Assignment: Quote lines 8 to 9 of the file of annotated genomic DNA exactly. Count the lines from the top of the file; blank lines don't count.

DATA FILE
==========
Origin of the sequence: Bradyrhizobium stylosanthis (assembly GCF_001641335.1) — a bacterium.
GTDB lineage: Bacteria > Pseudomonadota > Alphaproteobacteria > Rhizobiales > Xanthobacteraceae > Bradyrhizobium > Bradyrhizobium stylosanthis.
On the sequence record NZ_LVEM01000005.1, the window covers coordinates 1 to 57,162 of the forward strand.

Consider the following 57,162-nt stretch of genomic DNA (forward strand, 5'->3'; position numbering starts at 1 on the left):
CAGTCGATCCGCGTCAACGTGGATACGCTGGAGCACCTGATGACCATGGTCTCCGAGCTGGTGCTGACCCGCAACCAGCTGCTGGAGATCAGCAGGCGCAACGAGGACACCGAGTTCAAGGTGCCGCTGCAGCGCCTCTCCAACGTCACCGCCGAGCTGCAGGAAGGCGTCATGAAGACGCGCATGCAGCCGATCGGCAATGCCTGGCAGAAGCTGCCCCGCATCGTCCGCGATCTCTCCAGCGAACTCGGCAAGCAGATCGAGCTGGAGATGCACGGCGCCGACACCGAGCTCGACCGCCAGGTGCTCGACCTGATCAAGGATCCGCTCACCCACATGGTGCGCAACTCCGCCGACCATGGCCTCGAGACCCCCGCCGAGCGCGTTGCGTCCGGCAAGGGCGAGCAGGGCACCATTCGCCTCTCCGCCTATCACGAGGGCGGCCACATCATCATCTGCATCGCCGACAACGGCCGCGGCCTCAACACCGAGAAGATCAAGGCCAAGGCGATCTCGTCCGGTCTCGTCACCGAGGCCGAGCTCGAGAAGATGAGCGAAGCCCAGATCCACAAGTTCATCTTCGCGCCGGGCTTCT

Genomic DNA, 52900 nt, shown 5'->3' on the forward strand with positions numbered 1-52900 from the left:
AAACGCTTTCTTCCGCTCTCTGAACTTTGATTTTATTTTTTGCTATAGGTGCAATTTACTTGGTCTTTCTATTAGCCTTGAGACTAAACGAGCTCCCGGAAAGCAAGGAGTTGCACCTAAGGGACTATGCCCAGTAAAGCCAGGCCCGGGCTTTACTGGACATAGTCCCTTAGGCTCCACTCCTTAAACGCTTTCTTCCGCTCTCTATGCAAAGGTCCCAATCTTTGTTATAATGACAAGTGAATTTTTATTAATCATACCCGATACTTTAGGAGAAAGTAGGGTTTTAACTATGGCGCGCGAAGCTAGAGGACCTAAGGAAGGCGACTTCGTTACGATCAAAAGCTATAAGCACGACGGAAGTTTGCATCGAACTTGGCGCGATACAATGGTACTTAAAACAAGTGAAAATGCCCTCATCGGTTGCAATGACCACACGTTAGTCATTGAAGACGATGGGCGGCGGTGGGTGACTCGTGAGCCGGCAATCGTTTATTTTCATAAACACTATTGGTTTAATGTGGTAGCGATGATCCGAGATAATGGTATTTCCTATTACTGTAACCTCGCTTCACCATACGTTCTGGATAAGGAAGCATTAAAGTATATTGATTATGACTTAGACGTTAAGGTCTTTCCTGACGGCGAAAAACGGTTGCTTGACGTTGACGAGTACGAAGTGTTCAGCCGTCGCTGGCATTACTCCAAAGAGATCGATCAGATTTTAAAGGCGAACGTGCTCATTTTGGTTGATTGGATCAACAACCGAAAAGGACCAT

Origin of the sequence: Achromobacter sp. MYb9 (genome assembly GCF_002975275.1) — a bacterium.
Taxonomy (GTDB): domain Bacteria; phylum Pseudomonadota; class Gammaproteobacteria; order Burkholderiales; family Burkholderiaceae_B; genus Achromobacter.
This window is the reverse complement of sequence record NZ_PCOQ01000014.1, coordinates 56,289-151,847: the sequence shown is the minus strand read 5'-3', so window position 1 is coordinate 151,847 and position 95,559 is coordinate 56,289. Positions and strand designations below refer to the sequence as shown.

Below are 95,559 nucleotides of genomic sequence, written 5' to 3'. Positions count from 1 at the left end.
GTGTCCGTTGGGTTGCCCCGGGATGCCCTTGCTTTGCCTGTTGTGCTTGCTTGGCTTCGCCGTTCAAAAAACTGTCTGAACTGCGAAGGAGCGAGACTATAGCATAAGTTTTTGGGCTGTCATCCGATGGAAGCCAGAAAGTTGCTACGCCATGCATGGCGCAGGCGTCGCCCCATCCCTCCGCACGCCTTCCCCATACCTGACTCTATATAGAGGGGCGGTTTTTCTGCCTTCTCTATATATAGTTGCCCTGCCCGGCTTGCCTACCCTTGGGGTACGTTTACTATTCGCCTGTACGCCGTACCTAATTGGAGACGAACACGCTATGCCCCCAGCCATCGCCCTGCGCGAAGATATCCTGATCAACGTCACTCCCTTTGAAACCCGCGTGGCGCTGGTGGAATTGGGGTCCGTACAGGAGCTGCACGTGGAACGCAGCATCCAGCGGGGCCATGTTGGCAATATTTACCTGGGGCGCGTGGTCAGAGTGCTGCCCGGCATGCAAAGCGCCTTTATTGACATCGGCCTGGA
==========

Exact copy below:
Origin of the sequence: Achromobacter sp. MYb9 (genome assembly GCF_002975275.1) — a bacterium.
Taxonomy (GTDB): domain Bacteria; phylum Pseudomonadota; class Gammaproteobacteria; order Burkholderiales; family Burkholderiaceae_B; genus Achromobacter.